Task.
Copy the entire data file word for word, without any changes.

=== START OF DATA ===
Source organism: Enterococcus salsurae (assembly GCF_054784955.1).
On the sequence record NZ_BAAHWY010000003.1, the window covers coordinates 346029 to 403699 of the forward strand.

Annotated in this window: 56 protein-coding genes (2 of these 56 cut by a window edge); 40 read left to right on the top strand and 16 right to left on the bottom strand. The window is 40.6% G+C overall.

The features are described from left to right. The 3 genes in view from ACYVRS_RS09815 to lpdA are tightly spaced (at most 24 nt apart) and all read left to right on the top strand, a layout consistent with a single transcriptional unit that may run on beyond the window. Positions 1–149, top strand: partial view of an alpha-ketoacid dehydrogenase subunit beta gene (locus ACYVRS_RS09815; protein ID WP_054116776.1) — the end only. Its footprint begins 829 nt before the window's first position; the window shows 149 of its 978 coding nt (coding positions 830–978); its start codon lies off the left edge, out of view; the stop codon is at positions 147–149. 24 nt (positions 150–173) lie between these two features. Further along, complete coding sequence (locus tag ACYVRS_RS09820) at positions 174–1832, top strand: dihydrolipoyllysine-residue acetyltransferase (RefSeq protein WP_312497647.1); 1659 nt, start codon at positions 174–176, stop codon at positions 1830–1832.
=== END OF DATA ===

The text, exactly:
Source organism: Enterococcus salsurae (assembly GCF_054784955.1).
On the sequence record NZ_BAAHWY010000003.1, the window covers coordinates 346029 to 403699 of the forward strand.

Annotated in this window: 56 protein-coding genes (2 of these 56 cut by a window edge); 40 read left to right on the top strand and 16 right to left on the bottom strand. The window is 40.6% G+C overall.

The features are described from left to right. The 3 genes in view from ACYVRS_RS09815 to lpdA are tightly spaced (at most 24 nt apart) and all read left to right on the top strand, a layout consistent with a single transcriptional unit that may run on beyond the window. Positions 1–149, top strand: partial view of an alpha-ketoacid dehydrogenase subunit beta gene (locus ACYVRS_RS09815; protein ID WP_054116776.1) — the end only. Its footprint begins 829 nt before the window's first position; the window shows 149 of its 978 coding nt (coding positions 830–978); its start codon lies off the left edge, out of view; the stop codon is at positions 147–149. 24 nt (positions 150–173) lie between these two features. Further along, complete coding sequence (locus tag ACYVRS_RS09820) at positions 174–1832, top strand: dihydrolipoyllysine-residue acetyltransferase (RefSeq protein WP_312497647.1); 1659 nt, start codon at positions 174–176, stop codon at positions 1830–1832.